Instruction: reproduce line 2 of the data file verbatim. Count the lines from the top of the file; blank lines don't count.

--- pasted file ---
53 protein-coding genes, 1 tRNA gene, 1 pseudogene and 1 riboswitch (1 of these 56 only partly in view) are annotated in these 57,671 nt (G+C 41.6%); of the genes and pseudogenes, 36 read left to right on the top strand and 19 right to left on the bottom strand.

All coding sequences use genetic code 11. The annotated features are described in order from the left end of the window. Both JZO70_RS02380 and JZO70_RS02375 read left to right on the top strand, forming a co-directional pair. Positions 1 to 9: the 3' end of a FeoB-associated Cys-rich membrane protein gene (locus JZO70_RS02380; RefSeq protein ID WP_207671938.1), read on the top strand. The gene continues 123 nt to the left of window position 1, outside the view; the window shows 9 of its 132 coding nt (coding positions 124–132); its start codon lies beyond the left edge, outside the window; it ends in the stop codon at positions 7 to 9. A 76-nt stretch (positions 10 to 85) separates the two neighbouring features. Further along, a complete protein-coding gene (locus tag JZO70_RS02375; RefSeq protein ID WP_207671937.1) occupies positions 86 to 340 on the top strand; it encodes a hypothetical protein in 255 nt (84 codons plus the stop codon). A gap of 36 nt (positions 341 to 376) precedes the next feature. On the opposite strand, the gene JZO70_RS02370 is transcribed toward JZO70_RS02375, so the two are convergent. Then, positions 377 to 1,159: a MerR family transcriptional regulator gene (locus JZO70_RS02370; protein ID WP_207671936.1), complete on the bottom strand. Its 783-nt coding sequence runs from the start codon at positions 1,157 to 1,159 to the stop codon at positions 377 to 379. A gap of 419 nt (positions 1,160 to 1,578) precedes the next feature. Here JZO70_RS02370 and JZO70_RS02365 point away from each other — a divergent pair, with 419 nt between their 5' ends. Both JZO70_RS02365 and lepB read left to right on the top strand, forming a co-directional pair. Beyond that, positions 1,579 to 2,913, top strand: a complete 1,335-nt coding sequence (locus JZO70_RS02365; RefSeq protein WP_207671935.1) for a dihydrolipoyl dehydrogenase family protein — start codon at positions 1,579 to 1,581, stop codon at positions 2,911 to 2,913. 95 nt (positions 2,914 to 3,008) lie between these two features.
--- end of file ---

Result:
All coding sequences use genetic code 11. The annotated features are described in order from the left end of the window. Both JZO70_RS02380 and JZO70_RS02375 read left to right on the top strand, forming a co-directional pair. Positions 1 to 9: the 3' end of a FeoB-associated Cys-rich membrane protein gene (locus JZO70_RS02380; RefSeq protein ID WP_207671938.1), read on the top strand. The gene continues 123 nt to the left of window position 1, outside the view; the window shows 9 of its 132 coding nt (coding positions 124–132); its start codon lies beyond the left edge, outside the window; it ends in the stop codon at positions 7 to 9. A 76-nt stretch (positions 10 to 85) separates the two neighbouring features. Further along, a complete protein-coding gene (locus tag JZO70_RS02375; RefSeq protein ID WP_207671937.1) occupies positions 86 to 340 on the top strand; it encodes a hypothetical protein in 255 nt (84 codons plus the stop codon). A gap of 36 nt (positions 341 to 376) precedes the next feature. On the opposite strand, the gene JZO70_RS02370 is transcribed toward JZO70_RS02375, so the two are convergent. Then, positions 377 to 1,159: a MerR family transcriptional regulator gene (locus JZO70_RS02370; protein ID WP_207671936.1), complete on the bottom strand. Its 783-nt coding sequence runs from the start codon at positions 1,157 to 1,159 to the stop codon at positions 377 to 379. A gap of 419 nt (positions 1,160 to 1,578) precedes the next feature. Here JZO70_RS02370 and JZO70_RS02365 point away from each other — a divergent pair, with 419 nt between their 5' ends. Both JZO70_RS02365 and lepB read left to right on the top strand, forming a co-directional pair. Beyond that, positions 1,579 to 2,913, top strand: a complete 1,335-nt coding sequence (locus JZO70_RS02365; RefSeq protein WP_207671935.1) for a dihydrolipoyl dehydrogenase family protein — start codon at positions 1,579 to 1,581, stop codon at positions 2,911 to 2,913. 95 nt (positions 2,914 to 3,008) lie between these two features.